An Introduction To Author Rank
The landscape of SEO is forever changing.
At first, all you had to was optimize your content. As the search engines evolved, the focus moved onto backlinks and Page Rank, followed by social media.
Right now we’re moving into a new era of SEO.
In 2011 we had several waves of panda updates, followed by the monster penguin updates in 2012. While those updates were disastrous for thousands of webmasters, Author Rank could be even more disruptive than all of the previous updates put together.
With that said, if you pay attention and start building your Author Rank now, you’ll be way ahead of the competition in the next few months to years.
Really SEO is changing for the better. It’s changing to support authors, to support sites that put out excellent content.
This new era of SEO is based on author rank. In the past year it’s gone from ‘if’ author rank will be important to a matter of ‘when’. It’s been confirmed that Google is moving away from the old school method of ranking websites.
Google no longer want anonymous webmasters ranking for super competitive high-traffic keywords. They want to put an identity to every site on the Internet. They want personal trainers ranking for weight loss keywords and doctors ranking for medical terms.
In other words, they don’t want SEOs ranking for keywords they have no business ranking for.
An Explanation Of Author Rank
This is taken from copyblogger, where he explains the origins of Author Rank:
Author Rank was born out of a patent that Google filed back in 2005 called AgentRank. As I wrote in Seven Ways Writers Can Build Authority Online with Google+:
AgentRank is supposed to create digital signatures for “agents” (think writers and other content creators), which would then accumulate reputation scores based upon public reaction to their content (comments, social shares, links).
The important distinction here is that this score was “portable.” It wasn’t tied to a site (which doesn’t move across the web), but a person (who does). That’s impossible to do, however, unless you establish a platform to identify “agents.”
The one problem with the above patent was that the identity was not portable. It wasn’t mobile. So Google updated their patent to Author Rank, making the identity of the author capable of being traced across the web — as long as he has a Google+ account and authorship markup implemented.
As we’ve thought for a long time, Google wants to rank content based on WHO published it, not just by how many links it has. So they created AgentRank as an algorithm to rank content based on its “Agent” i.e. writer/content creator.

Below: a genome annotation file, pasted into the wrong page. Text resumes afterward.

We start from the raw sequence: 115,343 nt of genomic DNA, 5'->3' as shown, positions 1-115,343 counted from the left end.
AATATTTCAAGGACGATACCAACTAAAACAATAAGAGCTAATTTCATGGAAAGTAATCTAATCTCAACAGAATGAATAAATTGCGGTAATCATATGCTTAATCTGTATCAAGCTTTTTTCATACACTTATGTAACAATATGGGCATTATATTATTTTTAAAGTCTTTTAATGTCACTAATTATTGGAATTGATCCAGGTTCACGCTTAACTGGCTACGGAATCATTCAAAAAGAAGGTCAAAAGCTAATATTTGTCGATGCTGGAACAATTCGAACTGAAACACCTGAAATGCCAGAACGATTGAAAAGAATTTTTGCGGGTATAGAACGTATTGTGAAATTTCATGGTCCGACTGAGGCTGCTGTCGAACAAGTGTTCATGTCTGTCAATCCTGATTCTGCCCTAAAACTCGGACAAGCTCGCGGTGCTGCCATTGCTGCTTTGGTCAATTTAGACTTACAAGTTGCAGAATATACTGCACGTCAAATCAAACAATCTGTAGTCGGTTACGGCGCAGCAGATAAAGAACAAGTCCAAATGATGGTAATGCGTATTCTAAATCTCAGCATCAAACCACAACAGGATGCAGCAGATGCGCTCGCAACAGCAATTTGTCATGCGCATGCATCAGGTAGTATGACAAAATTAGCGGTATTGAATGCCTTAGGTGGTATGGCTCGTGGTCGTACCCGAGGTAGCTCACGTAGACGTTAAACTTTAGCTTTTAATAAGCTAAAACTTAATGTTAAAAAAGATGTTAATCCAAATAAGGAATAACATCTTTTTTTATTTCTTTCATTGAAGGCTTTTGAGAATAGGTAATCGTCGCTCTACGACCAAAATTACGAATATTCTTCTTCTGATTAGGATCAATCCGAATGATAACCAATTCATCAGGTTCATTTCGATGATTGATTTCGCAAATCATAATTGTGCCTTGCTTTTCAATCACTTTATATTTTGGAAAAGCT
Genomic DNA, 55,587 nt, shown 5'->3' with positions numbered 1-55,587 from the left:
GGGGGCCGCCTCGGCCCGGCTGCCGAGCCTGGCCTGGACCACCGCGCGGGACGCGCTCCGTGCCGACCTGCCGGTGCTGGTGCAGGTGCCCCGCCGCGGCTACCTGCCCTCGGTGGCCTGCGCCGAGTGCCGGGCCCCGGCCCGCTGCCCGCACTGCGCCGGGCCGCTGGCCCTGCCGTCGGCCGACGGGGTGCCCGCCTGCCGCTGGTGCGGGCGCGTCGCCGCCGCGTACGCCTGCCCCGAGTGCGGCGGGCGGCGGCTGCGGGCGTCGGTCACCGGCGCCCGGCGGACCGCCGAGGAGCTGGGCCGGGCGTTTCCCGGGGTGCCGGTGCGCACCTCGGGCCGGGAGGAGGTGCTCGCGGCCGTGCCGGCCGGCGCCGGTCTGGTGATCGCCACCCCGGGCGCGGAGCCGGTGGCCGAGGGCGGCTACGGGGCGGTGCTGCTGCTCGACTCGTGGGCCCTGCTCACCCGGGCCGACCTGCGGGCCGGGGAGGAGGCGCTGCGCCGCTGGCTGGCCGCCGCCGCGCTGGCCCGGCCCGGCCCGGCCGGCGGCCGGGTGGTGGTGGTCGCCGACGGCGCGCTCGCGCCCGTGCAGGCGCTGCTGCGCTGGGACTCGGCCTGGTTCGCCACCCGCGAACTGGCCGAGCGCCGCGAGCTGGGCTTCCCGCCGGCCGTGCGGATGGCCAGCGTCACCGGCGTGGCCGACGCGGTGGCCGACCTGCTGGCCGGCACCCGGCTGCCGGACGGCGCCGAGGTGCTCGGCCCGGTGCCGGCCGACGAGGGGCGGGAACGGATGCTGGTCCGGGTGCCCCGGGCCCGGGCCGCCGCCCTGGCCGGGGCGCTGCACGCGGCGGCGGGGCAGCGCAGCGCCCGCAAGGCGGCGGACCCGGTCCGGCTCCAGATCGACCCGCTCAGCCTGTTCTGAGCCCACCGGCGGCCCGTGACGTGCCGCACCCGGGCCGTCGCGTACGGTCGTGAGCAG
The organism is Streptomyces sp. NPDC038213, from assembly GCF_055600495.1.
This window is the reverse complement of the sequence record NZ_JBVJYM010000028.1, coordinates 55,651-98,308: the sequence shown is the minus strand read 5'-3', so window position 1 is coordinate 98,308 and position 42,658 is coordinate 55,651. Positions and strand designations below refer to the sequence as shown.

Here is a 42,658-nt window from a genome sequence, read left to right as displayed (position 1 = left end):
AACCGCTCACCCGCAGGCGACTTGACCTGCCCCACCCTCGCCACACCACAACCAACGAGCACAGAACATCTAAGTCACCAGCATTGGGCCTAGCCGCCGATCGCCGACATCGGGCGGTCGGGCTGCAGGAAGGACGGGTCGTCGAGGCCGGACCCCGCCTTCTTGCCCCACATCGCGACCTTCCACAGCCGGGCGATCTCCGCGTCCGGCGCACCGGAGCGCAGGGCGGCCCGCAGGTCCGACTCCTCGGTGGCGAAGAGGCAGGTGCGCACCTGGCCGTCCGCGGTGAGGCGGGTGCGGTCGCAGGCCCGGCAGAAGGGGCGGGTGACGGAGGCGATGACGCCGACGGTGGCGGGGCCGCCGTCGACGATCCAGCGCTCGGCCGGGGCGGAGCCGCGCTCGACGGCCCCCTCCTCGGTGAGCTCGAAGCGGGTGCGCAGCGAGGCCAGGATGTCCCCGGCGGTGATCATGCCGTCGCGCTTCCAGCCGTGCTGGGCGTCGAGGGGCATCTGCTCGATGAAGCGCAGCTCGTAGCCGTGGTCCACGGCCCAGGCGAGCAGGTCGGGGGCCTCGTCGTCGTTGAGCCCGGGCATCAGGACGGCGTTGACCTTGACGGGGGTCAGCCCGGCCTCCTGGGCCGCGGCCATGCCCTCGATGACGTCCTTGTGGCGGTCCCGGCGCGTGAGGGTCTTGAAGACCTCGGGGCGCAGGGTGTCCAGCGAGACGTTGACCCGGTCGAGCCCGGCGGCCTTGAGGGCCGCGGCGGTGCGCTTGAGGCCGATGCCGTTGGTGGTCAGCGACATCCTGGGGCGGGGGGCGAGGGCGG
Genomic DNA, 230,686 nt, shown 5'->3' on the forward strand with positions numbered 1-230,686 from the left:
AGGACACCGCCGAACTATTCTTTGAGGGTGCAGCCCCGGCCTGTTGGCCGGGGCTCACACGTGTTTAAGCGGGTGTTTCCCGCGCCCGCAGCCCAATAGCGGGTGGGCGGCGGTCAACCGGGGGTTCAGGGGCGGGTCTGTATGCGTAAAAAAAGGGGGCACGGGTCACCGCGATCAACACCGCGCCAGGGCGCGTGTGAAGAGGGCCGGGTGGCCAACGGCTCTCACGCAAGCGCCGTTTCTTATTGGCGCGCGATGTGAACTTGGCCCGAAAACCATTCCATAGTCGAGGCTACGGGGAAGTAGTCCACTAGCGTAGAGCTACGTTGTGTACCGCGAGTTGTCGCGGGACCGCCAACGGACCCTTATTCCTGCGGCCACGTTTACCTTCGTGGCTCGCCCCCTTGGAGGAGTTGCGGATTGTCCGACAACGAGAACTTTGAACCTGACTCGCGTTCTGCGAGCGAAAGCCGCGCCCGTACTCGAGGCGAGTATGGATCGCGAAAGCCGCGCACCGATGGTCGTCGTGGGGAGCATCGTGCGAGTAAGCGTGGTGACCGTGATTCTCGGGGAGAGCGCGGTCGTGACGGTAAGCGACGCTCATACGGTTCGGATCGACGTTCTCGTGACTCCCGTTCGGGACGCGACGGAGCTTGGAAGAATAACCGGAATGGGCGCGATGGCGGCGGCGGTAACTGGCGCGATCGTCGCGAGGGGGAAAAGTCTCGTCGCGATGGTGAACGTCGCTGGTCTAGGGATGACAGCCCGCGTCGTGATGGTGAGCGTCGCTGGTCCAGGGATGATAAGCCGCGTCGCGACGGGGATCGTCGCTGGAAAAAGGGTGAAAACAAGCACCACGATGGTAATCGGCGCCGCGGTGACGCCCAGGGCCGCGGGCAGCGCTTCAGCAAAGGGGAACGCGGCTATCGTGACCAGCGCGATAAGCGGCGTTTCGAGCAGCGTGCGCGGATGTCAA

The idea is for it to rank a person’s content based on their reputation. That’s essentially what this is, Reputation Rank. Just like Page Rank, Author Rank will give an individual a score based on factors like the comments, social shares and links their content receives.
The idea of the patent was that the score wouldn’t be tied to a site, but an individual person. With this in place, if a highly popular author from one site starts a new site; the content on the new site will immediately rank well; because Google knows its the same author from site one.
But it wasn’t possible without a platform to identify agents. Fast forward a few years, this platform has been created and launched; called Google +. With Google +, Google can identify authors, and track their activity across the web.
Essentially Author Rank is like portable authority. It’s like having a VIP card you can carry around to any website, so no matter where you publish content; it will rank well despite the Page Rank of the domain (although PR will always have importance for the foreseeable future).
The other concept behind Author Rank is to penalize anonymous webmasters, while rewarding verified authors with higher rankings and more visibility (more on that below).
Taken from AJ Khon’s post on Author Rank:
… you put together the launch of Google+ (an identity platform) with rel=author (a digital signature) and add in the acquisition of two companies (PostRank and SocialGrapple) who mine activity and engagement and it is clear that Google is anxious to use Author Rank to help it deal with the digital content avalanche.
So Google has launched Google+ as a social network, as well as an author identification platform. Rel=author is what they’re referring to as a digital signature, it’s how you setup Google Plus Authorship (which is connecting your site to your G+ profile as talked about in my post here - this puts an identity to a site).
Throw Google’s acquisition of two social analytics companies, it’s pretty clear what Google is doing. They’ve setup a system to score authors based on popularity metrics, on top of their infamous Google Page Rank system. So what does this mean for the average webmaster?
It means if you want to stay in the game of SEO, you need to stop what you’re doing and build authority sites. You need to claim Google Authorship with rel=author and start publishing lots of high quality content. You need to start building your Author Rank.
Right now Page Rank is still king, and about 80% of Page Rank is made up from incoming backlinks. So links are king, content is queen. But, with these subtle moves Google have been making, it’s easy to connect the dots. It’s time to wake up and smell the bacon.